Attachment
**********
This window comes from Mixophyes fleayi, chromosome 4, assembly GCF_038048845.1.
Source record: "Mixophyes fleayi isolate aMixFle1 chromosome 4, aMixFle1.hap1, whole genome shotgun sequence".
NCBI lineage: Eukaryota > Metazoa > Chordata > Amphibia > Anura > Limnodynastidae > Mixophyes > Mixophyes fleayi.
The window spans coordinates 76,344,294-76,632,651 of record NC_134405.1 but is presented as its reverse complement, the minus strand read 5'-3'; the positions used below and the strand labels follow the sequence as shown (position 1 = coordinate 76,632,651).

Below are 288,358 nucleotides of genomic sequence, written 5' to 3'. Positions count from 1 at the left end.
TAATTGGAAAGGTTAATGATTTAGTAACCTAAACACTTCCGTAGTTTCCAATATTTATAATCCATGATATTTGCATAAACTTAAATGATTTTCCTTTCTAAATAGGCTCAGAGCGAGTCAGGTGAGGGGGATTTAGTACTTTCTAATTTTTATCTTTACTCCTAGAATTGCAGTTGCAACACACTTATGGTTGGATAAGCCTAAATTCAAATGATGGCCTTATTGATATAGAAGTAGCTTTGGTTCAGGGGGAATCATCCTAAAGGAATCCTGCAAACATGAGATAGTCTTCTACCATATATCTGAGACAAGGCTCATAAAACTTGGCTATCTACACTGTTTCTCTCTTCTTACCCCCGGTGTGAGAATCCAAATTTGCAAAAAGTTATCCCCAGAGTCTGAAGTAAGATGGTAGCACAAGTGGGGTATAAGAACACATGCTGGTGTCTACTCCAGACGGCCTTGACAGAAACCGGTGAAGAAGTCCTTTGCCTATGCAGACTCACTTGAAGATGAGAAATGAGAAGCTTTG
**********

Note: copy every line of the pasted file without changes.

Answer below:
This window comes from Mixophyes fleayi, chromosome 4, assembly GCF_038048845.1.
Source record: "Mixophyes fleayi isolate aMixFle1 chromosome 4, aMixFle1.hap1, whole genome shotgun sequence".
NCBI lineage: Eukaryota > Metazoa > Chordata > Amphibia > Anura > Limnodynastidae > Mixophyes > Mixophyes fleayi.
The window spans coordinates 76,344,294-76,632,651 of record NC_134405.1 but is presented as its reverse complement, the minus strand read 5'-3'; the positions used below and the strand labels follow the sequence as shown (position 1 = coordinate 76,632,651).

Below are 288,358 nucleotides of genomic sequence, written 5' to 3'. Positions count from 1 at the left end.
TAATTGGAAAGGTTAATGATTTAGTAACCTAAACACTTCCGTAGTTTCCAATATTTATAATCCATGATATTTGCATAAACTTAAATGATTTTCCTTTCTAAATAGGCTCAGAGCGAGTCAGGTGAGGGGGATTTAGTACTTTCTAATTTTTATCTTTACTCCTAGAATTGCAGTTGCAACACACTTATGGTTGGATAAGCCTAAATTCAAATGATGGCCTTATTGATATAGAAGTAGCTTTGGTTCAGGGGGAATCATCCTAAAGGAATCCTGCAAACATGAGATAGTCTTCTACCATATATCTGAGACAAGGCTCATAAAACTTGGCTATCTACACTGTTTCTCTCTTCTTACCCCCGGTGTGAGAATCCAAATTTGCAAAAAGTTATCCCCAGAGTCTGAAGTAAGATGGTAGCACAAGTGGGGTATAAGAACACATGCTGGTGTCTACTCCAGACGGCCTTGACAGAAACCGGTGAAGAAGTCCTTTGCCTATGCAGACTCACTTGAAGATGAGAAATGAGAAGCTTTG